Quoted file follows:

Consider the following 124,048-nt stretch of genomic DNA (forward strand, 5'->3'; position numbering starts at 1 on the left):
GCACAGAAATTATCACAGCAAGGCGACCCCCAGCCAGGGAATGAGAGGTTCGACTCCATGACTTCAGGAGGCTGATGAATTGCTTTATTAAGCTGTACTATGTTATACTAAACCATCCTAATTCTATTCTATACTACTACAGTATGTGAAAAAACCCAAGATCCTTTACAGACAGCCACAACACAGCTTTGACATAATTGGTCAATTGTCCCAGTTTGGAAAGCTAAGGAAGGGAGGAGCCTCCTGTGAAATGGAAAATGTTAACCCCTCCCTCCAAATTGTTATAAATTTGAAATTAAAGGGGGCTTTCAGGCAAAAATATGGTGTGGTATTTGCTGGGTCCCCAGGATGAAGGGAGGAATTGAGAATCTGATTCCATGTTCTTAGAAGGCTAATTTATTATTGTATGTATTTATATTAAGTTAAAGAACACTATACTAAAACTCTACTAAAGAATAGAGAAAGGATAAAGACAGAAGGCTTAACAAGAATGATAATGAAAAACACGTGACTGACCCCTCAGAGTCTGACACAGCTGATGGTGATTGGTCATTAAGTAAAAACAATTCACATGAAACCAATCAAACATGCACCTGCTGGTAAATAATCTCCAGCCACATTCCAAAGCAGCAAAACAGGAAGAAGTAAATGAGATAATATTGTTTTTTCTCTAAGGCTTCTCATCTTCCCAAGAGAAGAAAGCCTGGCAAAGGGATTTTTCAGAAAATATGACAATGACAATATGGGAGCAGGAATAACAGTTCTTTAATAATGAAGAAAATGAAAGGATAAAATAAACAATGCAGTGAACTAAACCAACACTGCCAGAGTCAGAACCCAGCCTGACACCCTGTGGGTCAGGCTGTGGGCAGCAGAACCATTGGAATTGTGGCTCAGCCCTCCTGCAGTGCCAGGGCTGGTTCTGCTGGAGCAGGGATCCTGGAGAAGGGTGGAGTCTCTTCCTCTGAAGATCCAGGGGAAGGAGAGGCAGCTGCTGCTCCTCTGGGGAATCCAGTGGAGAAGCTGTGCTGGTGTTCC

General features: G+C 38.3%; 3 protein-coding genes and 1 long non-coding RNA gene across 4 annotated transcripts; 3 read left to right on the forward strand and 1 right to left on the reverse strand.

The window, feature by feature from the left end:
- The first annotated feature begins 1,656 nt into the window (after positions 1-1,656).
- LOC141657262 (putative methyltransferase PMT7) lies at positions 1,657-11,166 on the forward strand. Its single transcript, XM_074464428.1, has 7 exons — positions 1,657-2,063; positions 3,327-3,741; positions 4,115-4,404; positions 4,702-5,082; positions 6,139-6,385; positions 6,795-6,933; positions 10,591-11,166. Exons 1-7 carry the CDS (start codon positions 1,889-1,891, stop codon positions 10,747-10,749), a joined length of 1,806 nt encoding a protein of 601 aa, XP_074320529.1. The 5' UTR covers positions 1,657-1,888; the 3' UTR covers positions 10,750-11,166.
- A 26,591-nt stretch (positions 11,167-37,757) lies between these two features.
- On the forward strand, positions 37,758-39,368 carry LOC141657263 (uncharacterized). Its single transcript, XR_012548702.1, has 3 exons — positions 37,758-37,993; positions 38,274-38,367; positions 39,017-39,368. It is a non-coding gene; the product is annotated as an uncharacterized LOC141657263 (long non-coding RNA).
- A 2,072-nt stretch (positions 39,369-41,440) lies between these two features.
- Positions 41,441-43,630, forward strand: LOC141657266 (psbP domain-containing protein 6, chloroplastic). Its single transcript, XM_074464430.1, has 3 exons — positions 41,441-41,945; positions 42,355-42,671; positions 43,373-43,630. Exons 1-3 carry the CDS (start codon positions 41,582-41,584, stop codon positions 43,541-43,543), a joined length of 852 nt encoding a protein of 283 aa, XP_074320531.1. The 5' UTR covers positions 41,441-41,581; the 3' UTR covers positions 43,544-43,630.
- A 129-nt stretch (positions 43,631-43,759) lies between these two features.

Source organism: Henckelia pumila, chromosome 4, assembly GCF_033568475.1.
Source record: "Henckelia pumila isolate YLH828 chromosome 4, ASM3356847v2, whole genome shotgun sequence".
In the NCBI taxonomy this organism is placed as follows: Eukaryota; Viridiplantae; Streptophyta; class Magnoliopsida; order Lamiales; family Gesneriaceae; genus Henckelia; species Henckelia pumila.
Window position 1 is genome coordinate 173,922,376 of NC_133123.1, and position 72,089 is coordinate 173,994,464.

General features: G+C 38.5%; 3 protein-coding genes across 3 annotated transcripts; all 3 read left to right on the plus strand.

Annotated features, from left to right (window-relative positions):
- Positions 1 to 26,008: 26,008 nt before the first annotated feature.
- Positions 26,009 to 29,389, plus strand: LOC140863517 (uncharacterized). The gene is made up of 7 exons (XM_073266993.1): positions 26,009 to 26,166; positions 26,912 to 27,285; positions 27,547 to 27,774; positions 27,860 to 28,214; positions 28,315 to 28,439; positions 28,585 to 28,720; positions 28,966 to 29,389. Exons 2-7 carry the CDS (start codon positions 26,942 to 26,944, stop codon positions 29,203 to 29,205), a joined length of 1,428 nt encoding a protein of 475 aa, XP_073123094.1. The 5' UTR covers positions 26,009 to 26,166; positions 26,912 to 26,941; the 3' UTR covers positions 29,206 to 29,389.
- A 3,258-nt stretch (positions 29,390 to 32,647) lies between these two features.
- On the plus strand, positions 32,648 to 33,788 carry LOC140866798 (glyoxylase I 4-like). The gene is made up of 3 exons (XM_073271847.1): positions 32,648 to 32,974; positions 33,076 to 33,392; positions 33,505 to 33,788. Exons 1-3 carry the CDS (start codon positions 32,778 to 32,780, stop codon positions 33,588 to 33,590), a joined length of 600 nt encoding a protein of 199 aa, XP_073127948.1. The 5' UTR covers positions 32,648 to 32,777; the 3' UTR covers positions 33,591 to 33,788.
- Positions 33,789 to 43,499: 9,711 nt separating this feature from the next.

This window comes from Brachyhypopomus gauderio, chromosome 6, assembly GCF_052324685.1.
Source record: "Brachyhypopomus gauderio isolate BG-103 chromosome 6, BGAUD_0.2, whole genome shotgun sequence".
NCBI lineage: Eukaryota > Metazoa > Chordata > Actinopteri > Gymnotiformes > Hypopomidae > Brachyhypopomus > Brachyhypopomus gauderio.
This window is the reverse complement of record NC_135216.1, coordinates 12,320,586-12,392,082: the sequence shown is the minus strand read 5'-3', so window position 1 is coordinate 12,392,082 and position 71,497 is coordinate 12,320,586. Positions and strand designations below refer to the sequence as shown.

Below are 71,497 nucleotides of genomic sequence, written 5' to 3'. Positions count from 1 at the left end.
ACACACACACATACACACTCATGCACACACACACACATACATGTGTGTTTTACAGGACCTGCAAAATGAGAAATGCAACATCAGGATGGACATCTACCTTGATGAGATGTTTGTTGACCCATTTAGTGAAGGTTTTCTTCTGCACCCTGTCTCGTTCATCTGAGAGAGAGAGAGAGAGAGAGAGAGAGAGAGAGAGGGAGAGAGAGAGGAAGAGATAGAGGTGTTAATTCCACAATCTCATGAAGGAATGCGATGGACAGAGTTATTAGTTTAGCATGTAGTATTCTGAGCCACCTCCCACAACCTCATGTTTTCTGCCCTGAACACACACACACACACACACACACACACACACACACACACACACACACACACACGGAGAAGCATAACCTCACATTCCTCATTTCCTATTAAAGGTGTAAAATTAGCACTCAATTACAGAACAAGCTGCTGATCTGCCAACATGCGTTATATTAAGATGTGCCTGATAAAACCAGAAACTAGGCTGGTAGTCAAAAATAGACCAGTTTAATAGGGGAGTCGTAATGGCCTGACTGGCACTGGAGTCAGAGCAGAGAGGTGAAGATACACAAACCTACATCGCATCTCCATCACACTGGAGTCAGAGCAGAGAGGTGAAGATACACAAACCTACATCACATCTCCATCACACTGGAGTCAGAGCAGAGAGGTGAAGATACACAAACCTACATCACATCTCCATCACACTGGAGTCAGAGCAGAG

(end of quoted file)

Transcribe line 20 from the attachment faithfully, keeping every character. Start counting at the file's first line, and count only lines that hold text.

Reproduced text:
- A 3,258-nt stretch (positions 29,390 to 32,647) lies between these two features.